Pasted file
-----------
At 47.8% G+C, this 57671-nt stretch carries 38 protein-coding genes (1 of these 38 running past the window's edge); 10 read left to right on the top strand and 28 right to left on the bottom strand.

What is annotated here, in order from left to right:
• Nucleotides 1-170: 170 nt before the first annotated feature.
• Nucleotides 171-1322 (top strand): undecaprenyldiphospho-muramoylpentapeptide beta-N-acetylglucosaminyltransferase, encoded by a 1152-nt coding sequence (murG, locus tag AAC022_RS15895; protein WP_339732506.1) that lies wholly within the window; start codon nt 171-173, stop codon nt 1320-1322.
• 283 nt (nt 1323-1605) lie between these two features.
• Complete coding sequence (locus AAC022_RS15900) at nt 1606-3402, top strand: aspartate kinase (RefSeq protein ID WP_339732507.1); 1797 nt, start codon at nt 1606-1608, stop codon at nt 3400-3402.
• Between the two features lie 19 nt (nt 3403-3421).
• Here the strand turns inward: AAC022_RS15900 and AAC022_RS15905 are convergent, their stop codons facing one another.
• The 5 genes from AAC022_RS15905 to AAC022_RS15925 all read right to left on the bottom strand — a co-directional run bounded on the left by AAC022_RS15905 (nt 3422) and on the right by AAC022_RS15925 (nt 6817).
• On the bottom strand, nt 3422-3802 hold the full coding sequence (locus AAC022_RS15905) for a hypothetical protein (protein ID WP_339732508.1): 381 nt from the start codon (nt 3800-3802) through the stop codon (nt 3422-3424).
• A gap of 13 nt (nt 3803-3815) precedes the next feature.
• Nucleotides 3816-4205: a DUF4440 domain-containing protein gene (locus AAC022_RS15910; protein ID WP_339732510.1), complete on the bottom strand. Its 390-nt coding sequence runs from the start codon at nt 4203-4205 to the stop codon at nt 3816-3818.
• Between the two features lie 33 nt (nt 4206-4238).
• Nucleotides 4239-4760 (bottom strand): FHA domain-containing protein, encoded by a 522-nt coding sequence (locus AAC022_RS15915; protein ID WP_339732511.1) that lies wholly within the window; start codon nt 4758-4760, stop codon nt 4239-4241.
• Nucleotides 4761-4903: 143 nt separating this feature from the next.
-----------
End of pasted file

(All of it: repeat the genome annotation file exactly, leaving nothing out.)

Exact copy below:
At 47.8% G+C, this 57671-nt stretch carries 38 protein-coding genes (1 of these 38 running past the window's edge); 10 read left to right on the top strand and 28 right to left on the bottom strand.

What is annotated here, in order from left to right:
• Nucleotides 1-170: 170 nt before the first annotated feature.
• Nucleotides 171-1322 (top strand): undecaprenyldiphospho-muramoylpentapeptide beta-N-acetylglucosaminyltransferase, encoded by a 1152-nt coding sequence (murG, locus tag AAC022_RS15895; protein WP_339732506.1) that lies wholly within the window; start codon nt 171-173, stop codon nt 1320-1322.
• 283 nt (nt 1323-1605) lie between these two features.
• Complete coding sequence (locus AAC022_RS15900) at nt 1606-3402, top strand: aspartate kinase (RefSeq protein ID WP_339732507.1); 1797 nt, start codon at nt 1606-1608, stop codon at nt 3400-3402.
• Between the two features lie 19 nt (nt 3403-3421).
• Here the strand turns inward: AAC022_RS15900 and AAC022_RS15905 are convergent, their stop codons facing one another.
• The 5 genes from AAC022_RS15905 to AAC022_RS15925 all read right to left on the bottom strand — a co-directional run bounded on the left by AAC022_RS15905 (nt 3422) and on the right by AAC022_RS15925 (nt 6817).
• On the bottom strand, nt 3422-3802 hold the full coding sequence (locus AAC022_RS15905) for a hypothetical protein (protein ID WP_339732508.1): 381 nt from the start codon (nt 3800-3802) through the stop codon (nt 3422-3424).
• A gap of 13 nt (nt 3803-3815) precedes the next feature.
• Nucleotides 3816-4205: a DUF4440 domain-containing protein gene (locus AAC022_RS15910; protein ID WP_339732510.1), complete on the bottom strand. Its 390-nt coding sequence runs from the start codon at nt 4203-4205 to the stop codon at nt 3816-3818.
• Between the two features lie 33 nt (nt 4206-4238).
• Nucleotides 4239-4760 (bottom strand): FHA domain-containing protein, encoded by a 522-nt coding sequence (locus AAC022_RS15915; protein ID WP_339732511.1) that lies wholly within the window; start codon nt 4758-4760, stop codon nt 4239-4241.
• Nucleotides 4761-4903: 143 nt separating this feature from the next.